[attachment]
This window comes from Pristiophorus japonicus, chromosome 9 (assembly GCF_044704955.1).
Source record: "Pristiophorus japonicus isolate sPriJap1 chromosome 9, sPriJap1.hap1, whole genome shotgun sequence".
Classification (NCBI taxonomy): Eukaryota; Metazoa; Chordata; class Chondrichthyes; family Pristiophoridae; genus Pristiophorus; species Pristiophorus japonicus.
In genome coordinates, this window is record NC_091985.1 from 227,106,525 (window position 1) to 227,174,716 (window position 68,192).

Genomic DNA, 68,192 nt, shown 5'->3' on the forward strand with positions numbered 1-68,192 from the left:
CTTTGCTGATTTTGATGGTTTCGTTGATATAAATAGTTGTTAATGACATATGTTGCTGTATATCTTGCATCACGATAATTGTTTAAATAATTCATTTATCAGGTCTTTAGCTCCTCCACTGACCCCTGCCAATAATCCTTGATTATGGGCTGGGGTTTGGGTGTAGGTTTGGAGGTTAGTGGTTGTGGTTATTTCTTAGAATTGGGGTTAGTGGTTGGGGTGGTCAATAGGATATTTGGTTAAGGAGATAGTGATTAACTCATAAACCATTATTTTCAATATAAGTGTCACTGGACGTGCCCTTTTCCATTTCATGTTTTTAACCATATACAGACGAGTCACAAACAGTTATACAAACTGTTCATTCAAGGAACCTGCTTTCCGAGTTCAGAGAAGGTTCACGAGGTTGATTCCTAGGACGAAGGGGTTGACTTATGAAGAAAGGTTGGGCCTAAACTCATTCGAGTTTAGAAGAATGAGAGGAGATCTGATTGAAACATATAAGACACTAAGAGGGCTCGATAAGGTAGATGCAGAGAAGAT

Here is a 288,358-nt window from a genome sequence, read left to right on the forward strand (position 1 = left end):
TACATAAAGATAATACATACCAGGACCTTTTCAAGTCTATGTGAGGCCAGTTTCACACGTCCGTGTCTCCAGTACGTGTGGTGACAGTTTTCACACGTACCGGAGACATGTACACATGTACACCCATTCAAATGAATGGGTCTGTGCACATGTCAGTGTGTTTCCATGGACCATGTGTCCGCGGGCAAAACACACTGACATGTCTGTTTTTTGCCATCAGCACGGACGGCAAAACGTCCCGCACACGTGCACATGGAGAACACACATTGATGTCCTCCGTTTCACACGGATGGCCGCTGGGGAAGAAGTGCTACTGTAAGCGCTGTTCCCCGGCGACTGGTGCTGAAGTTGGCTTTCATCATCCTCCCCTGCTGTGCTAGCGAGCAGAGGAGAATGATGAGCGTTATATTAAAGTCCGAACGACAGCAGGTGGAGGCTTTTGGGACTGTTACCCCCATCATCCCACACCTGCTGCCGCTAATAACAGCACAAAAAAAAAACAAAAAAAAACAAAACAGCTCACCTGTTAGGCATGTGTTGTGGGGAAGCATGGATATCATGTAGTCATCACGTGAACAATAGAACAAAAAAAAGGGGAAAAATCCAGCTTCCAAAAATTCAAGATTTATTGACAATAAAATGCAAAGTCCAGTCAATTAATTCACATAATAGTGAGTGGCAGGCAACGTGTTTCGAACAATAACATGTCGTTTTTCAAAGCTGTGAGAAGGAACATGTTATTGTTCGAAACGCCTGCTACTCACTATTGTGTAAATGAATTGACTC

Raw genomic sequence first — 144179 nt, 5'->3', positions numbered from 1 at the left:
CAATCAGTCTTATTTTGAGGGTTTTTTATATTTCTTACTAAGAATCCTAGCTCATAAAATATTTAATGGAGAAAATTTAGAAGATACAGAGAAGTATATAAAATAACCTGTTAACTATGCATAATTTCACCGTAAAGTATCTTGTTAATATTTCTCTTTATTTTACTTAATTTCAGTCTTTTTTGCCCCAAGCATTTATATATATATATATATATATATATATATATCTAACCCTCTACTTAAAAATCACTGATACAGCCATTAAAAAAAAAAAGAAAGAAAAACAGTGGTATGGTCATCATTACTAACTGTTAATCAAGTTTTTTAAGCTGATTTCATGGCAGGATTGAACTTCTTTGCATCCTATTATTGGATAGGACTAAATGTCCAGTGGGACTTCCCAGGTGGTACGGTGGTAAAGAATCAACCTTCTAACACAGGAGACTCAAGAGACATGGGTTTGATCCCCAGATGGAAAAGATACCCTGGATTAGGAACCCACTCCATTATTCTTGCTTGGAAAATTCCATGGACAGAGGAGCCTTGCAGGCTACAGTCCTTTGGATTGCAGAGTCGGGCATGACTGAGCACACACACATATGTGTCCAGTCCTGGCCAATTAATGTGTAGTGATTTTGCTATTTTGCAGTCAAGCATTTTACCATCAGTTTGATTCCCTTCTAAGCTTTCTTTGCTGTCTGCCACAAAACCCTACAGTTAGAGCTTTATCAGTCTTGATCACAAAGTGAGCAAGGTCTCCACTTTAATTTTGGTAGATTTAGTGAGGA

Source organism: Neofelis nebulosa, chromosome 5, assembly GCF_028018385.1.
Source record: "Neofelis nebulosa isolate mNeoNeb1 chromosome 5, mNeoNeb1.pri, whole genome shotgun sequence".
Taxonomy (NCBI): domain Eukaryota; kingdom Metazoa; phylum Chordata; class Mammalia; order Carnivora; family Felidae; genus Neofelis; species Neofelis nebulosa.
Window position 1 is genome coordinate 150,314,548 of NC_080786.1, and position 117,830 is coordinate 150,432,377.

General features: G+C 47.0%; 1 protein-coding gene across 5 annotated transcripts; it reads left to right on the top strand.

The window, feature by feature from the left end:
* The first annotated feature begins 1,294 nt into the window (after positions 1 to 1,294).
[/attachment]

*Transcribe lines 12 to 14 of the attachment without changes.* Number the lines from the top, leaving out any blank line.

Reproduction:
Source record: "Neofelis nebulosa isolate mNeoNeb1 chromosome 5, mNeoNeb1.pri, whole genome shotgun sequence".
Taxonomy (NCBI): domain Eukaryota; kingdom Metazoa; phylum Chordata; class Mammalia; order Carnivora; family Felidae; genus Neofelis; species Neofelis nebulosa.
Window position 1 is genome coordinate 150,314,548 of NC_080786.1, and position 117,830 is coordinate 150,432,377.